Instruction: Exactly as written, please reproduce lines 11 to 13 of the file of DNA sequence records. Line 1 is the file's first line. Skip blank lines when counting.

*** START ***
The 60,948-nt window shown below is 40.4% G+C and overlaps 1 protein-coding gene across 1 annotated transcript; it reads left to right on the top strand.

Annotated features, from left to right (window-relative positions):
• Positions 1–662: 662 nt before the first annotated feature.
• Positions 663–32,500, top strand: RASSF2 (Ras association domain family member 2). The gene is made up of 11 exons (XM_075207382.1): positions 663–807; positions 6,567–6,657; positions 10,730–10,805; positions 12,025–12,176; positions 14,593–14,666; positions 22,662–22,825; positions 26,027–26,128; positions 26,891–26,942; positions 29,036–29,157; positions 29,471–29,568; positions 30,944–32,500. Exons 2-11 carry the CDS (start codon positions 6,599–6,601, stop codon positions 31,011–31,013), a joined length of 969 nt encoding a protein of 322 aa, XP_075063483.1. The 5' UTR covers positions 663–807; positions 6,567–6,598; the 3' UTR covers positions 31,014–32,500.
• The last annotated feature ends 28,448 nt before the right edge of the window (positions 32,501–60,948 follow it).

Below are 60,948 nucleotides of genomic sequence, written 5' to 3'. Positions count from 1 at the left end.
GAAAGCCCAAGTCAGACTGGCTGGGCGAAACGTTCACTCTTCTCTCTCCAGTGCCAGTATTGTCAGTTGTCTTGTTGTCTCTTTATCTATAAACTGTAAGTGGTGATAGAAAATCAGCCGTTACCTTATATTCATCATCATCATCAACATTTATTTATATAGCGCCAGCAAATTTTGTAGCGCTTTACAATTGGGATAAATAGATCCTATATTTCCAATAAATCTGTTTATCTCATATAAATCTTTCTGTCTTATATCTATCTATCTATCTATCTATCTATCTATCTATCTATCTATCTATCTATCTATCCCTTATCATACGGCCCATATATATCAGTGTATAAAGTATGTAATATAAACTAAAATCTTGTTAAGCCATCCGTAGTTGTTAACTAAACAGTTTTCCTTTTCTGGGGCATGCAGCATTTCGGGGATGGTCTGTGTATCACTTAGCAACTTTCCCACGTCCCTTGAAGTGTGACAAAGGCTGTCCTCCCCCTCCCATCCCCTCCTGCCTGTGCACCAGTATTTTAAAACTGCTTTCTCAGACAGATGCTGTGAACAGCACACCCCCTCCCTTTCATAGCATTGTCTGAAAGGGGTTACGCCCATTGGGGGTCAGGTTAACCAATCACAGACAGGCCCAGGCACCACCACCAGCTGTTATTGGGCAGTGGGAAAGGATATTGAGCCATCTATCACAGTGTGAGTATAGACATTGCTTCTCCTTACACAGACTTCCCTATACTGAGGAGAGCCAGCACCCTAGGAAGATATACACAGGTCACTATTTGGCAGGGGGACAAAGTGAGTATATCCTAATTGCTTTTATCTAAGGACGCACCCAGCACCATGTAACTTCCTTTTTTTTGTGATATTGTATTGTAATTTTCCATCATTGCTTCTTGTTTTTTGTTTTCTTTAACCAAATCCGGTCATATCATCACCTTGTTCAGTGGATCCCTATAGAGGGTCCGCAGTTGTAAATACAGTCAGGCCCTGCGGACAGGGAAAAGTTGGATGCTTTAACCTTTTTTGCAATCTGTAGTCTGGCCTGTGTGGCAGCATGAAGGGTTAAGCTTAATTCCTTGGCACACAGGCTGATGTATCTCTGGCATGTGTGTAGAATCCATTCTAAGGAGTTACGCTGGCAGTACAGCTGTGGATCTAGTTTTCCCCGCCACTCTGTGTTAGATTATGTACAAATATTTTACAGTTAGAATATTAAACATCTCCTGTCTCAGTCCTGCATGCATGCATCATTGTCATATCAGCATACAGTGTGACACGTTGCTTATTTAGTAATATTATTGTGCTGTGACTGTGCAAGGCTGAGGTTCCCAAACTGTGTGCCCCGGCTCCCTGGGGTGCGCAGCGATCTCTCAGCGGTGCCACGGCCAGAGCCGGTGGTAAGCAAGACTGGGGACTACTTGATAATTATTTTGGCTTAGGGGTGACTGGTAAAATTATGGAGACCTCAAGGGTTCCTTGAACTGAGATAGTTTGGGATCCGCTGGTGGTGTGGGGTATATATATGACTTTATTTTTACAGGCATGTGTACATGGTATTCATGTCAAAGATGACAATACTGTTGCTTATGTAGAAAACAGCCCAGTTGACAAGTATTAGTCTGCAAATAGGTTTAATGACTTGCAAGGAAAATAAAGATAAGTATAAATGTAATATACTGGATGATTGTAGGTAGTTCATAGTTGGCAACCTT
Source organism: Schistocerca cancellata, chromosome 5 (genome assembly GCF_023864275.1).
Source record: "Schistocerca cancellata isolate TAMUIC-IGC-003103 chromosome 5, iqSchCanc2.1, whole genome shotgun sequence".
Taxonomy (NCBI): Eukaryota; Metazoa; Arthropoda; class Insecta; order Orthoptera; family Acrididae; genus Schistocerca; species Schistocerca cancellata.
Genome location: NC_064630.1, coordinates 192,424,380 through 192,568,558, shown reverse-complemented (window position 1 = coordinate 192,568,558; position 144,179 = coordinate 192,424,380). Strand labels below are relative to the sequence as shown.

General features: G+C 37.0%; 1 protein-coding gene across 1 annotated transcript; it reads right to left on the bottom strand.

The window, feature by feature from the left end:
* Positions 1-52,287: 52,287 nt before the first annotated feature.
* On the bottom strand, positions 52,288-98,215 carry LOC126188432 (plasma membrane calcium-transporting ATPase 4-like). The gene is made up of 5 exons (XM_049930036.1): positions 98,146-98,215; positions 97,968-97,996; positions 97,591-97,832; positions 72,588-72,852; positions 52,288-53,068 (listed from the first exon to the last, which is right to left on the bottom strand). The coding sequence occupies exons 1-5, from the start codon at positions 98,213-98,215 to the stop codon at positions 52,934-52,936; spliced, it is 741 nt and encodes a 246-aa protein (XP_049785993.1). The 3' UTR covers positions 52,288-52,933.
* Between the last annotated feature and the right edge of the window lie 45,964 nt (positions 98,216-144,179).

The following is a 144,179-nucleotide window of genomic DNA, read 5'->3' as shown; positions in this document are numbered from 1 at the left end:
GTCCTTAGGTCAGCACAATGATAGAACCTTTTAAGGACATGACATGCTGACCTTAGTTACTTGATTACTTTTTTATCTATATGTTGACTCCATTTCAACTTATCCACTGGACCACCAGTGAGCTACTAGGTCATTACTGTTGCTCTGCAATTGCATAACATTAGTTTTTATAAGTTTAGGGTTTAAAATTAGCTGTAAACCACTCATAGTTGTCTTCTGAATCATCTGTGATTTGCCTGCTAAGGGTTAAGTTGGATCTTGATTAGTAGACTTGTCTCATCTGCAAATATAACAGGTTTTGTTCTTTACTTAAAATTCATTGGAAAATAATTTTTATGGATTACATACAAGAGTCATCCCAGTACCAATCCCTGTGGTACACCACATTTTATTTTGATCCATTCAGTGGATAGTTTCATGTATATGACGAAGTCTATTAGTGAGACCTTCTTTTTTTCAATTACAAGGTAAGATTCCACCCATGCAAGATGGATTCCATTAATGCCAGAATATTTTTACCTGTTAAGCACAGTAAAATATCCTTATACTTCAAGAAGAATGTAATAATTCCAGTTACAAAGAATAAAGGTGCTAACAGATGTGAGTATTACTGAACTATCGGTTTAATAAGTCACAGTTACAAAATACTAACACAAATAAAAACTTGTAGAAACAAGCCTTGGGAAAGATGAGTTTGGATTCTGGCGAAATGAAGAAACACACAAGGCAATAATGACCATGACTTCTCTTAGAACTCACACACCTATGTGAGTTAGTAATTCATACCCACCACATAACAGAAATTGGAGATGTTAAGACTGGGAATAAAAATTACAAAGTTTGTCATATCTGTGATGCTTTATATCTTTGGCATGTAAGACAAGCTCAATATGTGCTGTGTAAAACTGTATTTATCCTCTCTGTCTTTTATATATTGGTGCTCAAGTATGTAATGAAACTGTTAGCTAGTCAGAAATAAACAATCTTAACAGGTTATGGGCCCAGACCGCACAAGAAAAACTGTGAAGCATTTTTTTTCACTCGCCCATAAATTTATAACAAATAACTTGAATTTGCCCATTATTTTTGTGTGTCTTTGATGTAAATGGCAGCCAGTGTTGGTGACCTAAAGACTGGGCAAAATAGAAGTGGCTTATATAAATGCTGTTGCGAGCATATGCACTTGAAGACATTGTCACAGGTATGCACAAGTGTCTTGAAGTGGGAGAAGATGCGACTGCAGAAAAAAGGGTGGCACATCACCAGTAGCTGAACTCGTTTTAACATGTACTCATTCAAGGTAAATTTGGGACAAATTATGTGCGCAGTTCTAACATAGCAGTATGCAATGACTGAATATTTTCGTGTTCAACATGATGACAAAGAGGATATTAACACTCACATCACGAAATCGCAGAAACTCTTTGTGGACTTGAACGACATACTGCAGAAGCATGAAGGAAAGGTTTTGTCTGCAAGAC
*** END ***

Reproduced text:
Genome location: NC_064630.1, coordinates 192,424,380 through 192,568,558, shown reverse-complemented (window position 1 = coordinate 192,568,558; position 144,179 = coordinate 192,424,380). Strand labels below are relative to the sequence as shown.

General features: G+C 37.0%; 1 protein-coding gene across 1 annotated transcript; it reads right to left on the bottom strand.

The window, feature by feature from the left end: